November 04, 2021

Interpretive Summary: Increasing dietary proportion of heat grain in finishing diets containing distillers’ grains: impact on nitrogen utilization, ruminal pH, and digestive function

Interpretive Summary: Increasing dietary proportion of heat grain in finishing diets containing distillers’ grains: impact on nitrogen utilization, ruminal pH, and digestive function 

By: Dr. Emily Taylor

The use of Dried distillers’ grains with solubles (DDGS) in ruminant diets has increased drastically over the last ten years. This alternative feed resource offers a product that is very high in crude protein (CP). Unfortunately, when trying to achieve a dietary inclusion concentration that lowers feed costs, overfeeding DDGS is an easy occurrence. This results in the ruminal loss of ammonia-nitrogen being excreted as urea-N in the urine. In addition, increasing the fermentable energy supply can enhance ruminal use of N; however, it also may lead to acidosis, which can compromise digestive function and animal performance. Therefore, the objective of this study was to examine the effects of partially replacing dry-rolled corn grain with 20- or 40% dry-rolled wheat grain in finishing diets containing 15% corn DDGS on nutrient intake and digestion, ruminal fermentation characteristics, measures of N utilization, and blood metabolites.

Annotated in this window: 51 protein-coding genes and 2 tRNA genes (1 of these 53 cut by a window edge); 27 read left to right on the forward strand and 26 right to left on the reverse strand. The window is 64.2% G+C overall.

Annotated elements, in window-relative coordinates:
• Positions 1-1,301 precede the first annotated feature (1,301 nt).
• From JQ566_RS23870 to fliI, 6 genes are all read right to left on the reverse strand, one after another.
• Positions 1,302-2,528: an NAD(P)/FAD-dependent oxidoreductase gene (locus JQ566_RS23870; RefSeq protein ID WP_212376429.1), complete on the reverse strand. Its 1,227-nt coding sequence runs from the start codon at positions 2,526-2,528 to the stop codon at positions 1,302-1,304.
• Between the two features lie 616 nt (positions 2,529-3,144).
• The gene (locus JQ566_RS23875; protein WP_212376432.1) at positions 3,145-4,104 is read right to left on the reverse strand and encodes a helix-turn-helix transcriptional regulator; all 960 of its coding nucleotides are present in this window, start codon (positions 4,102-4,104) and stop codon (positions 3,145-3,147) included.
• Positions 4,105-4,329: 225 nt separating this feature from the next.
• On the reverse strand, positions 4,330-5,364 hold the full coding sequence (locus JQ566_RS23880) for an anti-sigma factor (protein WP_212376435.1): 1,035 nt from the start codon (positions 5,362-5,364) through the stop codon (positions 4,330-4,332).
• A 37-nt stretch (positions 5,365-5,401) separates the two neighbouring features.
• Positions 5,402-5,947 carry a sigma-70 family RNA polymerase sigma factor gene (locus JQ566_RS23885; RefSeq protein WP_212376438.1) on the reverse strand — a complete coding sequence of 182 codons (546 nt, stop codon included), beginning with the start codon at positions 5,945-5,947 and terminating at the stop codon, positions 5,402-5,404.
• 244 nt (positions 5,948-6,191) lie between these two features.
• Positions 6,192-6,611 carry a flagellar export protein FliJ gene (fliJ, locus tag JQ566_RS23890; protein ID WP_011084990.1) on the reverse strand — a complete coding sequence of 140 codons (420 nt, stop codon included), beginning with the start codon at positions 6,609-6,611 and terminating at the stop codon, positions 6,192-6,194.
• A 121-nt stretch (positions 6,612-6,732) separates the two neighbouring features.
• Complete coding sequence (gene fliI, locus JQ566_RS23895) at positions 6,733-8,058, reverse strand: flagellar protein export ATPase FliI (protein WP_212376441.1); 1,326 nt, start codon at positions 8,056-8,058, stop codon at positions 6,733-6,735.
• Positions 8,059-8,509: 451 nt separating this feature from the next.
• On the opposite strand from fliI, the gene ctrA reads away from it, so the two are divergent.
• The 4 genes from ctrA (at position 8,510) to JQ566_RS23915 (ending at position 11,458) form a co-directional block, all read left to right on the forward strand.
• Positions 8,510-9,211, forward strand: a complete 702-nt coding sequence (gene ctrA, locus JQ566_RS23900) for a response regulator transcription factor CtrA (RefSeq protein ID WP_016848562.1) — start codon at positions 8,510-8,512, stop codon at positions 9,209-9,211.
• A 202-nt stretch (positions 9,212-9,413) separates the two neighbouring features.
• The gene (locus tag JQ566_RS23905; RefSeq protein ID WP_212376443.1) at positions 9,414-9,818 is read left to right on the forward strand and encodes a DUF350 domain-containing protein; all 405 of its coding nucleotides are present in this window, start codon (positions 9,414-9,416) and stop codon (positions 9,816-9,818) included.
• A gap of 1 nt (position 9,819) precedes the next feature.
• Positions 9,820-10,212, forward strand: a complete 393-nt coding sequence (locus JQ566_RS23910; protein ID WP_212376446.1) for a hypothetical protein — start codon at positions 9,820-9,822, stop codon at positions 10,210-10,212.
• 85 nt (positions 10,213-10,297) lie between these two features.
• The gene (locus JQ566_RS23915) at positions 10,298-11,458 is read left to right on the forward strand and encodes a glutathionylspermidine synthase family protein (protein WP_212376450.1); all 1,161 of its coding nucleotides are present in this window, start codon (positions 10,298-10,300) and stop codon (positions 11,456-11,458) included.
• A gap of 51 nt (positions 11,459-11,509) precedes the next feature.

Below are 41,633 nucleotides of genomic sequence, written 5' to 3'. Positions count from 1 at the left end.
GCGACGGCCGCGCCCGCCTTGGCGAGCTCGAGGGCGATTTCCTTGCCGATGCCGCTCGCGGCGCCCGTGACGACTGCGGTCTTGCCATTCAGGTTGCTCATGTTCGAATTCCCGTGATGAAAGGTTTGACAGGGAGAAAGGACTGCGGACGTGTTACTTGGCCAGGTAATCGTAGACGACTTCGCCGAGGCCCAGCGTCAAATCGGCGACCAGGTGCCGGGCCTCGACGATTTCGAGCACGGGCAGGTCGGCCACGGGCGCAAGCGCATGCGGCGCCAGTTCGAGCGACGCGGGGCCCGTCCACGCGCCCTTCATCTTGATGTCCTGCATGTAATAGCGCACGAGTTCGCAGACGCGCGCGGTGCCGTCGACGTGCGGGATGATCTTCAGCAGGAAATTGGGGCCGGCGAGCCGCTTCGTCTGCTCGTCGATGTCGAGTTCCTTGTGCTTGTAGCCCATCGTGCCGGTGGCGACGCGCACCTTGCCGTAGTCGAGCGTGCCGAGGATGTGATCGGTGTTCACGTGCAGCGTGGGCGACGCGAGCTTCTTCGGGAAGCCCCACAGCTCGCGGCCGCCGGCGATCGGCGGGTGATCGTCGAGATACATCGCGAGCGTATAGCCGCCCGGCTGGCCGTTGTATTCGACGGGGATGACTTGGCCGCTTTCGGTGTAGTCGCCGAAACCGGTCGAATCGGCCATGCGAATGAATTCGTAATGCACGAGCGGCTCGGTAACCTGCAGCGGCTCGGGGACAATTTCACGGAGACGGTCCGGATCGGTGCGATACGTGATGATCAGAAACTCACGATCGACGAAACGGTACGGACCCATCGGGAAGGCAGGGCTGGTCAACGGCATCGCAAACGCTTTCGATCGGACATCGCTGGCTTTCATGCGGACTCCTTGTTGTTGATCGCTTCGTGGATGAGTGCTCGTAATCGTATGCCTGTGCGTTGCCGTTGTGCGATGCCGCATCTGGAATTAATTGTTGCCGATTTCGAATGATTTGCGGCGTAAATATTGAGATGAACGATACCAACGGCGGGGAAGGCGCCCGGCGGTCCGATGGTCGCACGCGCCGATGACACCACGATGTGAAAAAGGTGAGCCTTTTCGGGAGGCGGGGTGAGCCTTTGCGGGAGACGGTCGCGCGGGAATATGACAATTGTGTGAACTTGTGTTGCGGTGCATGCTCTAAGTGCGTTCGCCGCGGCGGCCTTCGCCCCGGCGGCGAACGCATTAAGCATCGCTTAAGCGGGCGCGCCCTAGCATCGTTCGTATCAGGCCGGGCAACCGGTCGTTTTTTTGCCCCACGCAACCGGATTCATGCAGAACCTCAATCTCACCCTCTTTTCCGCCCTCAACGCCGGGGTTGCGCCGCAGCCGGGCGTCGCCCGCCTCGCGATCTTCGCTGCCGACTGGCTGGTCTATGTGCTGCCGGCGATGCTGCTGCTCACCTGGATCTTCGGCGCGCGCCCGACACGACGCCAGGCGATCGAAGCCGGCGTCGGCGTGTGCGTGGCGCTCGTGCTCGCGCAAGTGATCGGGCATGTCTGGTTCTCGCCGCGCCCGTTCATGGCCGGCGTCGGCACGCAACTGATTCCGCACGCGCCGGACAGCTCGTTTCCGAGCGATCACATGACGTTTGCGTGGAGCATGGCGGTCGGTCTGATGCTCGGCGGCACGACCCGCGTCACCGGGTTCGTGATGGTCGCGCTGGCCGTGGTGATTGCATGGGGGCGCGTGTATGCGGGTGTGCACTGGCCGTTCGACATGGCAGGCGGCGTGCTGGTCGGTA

Dietary treatments were either corn (73% of diet DM; CON), 53:20 corn: wheat blend (20W), or 33:40 corn: wheat blend (40W) as the major fermentable energy source. Dry matter intake was lower for heifers fed the 40W when compared to the CON and 20W treatments. An increase in NDF was seen in the wheat grain diets compared to the CON; however, there was no effect on apparent total tract DM and NDF digestibility. A mean and minimal pH decreased, pH duration increased, and a tendency for an increase in the area and acidosis index for pH when feeding wheat grain. Nitrogen intake did not differ among treatments. There was no effect on ruminal ammonia-nitrogen concentration and estimated microbial N flow; however, feeding wheat-containing diets did decrease the urine urea-N excretion. Although, fecal and total N excretion did increase with the addition of wheat grain. Apparent N retention was lower for the 40W heifers when compared to the other treatments. 

In conclusion, while some parameters did show desirable results, feeding wheat grain in corn DDGS-containing diets increased the acidotic conditions in the rumen and maybe the reason for the reduced DMI in the 40W heifers. In addition, the harmful apparent N retention for heifers of the 40W treatment also suggests a decrease in nutrient supply which could decrease feedlot performance. Authors suggest more research is needed to evaluate N transactions across the portal drained viscera, anabolic use of recycled urea-N, and growth performance and carcass characteristics.

This article will soon be available in the Journal of Animal Science.